Our Microbes, Ourselves

Your identity is wafting off your skin, whether you like it or not.

I’d been sitting at my desk on the fifth floor of a corporate building in lower Manhattan for five hours when James Meadow told me I’d probably shed millions of microbes all over my cubicle that day. I looked down at my keyboard and tried to imagine the microorganisms, my microorganisms, marching off my fingertips like passengers off boat ramps. Then Meadow, a data scientist, told me my microbes were probably also wafting over to my neighbor’s cube. I put the phone receiver down a moment and peered over the gray modular divider at my colleague, unsuspectingly typing just three feet away from me. He looked okay. But, was I wafting?

“You know the dirty kid from Peanuts? Pig-Pen? It turns out we all look like that,” Meadow said into the phone. He works at Phylagen, a company in San Francisco that focuses on improving the health of the indoor microbiome in places like hospitals and homes. “We give off a million biological particles from our body every hour as we move around,” he continued. “I have a beard; when I scratch it, I’m releasing a little plume into the air. It’s just this cloud of particles we’re always giving off, that happens to be nearly invisible.”

I was speaking to Meadow for a story for Newsweek, where I work, and in whose offices I sat in the aforementioned cubicle. (I was now acutely aware I was not alone. I pictured my army of microbes arranged on the surfaces around me like pine needles around a drying Christmas tree. My fetid silhouette.)

The recent torrent of microbiome research has revolutionized our understanding of how we interact with the world, as scientists draw connections between all manner of health issues and the creatures living in our guts, on our skin, and in our vaginas. Our microbes influence our immune systems, our smells, and our attractiveness to mosquitoes. Emerging research suggests they may play a role in autism, depression, anxiety, and possibly even who we are attracted to.


In other words, our microbes might mediate how we think and feel. Upon closer examination, our individuality — what makes us ourselves — may look quite a bit more like a contained democracy than an autonomous dictatorship. We are, after all, outnumbered 10 to one by our microbial tenants; taken together, the many colonies of microorganisms living in and on us can weigh up to six pounds. That’s very nearly the weight of another limb.

But when we spoke, Meadow and his colleagues were about to publish a paper, written while he was a postdoctoral researcher at the University of Oregon, that expanded its gaze beyond the bounds of the body. It is part of a new field of microbiome research that has pieced together the fact that we’re living, at all times, within our own microbial clouds. Our microbiomes extend, very literally, into the air around us.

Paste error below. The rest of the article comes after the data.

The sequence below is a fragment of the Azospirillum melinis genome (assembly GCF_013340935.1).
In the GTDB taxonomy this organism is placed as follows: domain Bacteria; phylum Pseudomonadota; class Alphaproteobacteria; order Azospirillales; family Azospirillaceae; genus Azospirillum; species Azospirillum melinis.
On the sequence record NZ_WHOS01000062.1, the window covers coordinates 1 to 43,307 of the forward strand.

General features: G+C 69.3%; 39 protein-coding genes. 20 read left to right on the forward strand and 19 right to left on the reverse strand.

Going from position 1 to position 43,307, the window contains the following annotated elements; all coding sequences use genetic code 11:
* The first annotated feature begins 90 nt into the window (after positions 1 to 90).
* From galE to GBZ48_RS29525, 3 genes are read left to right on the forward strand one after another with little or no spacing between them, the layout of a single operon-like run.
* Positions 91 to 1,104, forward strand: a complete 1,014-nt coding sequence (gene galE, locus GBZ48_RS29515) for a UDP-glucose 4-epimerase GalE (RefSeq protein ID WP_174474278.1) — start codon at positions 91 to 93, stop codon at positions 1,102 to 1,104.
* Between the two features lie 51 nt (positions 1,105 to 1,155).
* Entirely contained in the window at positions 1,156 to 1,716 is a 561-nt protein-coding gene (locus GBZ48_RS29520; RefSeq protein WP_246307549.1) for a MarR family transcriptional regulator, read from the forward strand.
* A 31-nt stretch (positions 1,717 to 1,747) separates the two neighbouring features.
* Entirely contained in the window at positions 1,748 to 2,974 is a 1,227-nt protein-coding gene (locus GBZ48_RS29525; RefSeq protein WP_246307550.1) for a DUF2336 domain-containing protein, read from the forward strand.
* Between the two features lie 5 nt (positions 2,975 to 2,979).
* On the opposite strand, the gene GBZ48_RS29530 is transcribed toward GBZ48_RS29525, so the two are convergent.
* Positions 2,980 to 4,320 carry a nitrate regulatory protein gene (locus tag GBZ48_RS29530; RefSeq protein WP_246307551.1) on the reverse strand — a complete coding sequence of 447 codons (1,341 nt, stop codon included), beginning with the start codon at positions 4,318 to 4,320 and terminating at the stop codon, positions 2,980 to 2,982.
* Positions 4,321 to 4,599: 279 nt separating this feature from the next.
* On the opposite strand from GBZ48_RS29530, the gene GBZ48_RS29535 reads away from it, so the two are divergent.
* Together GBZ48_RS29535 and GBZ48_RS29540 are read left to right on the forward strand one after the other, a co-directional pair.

I am not a person that likes to take up space. I’m 5’ 6’’, of average to slim build; I make myself small on shared benches and slip into slivers of negative space on packed subway cars. I hate carrying too much and have a mild phobia of schlepping multiple shopping bags, probably from memories of my mother’s bulging bohemian purses taking up embarrassing-to-me acreage in restaurant booths and between theater seats. I’ve collapsed my shoulders forward since childhood, narrowing my frame.

“We’re living, at all times, within our own microbial clouds. Our microbiomes extend, very literally, into the air around us.”

The idea that my microbes are seeping into the air around me troubles the same part of me that doesn’t like carrying too many bags. It implies an overflowing, a lack of control of my autonomous unit. But then who am I to think I ever had much control over my physical form, which I barely understand, which any of us barely understand? Maybe we should all rearrange our bodily perceptions to include an extra few cubic feet of air.

Heat rises. My body heat, Meadow explained, was propelling my biological particles off me and outwards all the time. My breath, also included as part of my microbiome, is warm and does the same. Each word I choose to put out into the world comes with a host of bacteria I didn’t. The size of my cloud will have to do, in part, with how hot or cold my body temperature is at the moment, he said. (I tend to run warm, I think. I probably have a big cloud.)

The rest is up to the “viscosity of the air,” which is telling of the scale we’re working with here. “We can only feel air when it’s hitting us,” Meadow explained. But for something as miniscule as a microbe, air acts more like water. Any minor movement can keep a microbe afloat in a room indefinitely. “The tiniest bacteria can be picked up and stay in the air for hours,” he said.

Spirit is matter reduced to an extreme thinness: O so thin!” Ralph Waldo Emerson once wrote. I looked over at my unsuspecting neighbor again. I was literally all over the place.

In Buddhist meditation, the goal is to dissolve the self. Of course, one must know what the self is before it can be annihilated. The way the ‘self’ is described in Vipassana, a form of Buddhist meditation, is as a collection of tiny, quivering units. Some call them atoms. At the root, though, is the idea that we are not ourselves — rather, we are only the sum of a bunch of individual flecks that happen to be humming along in the shape of a person. A happy accident perhaps. The self is dissolved when that is understood.

“Each word I choose to put out into the world comes with a host of bacteria I didn’t.”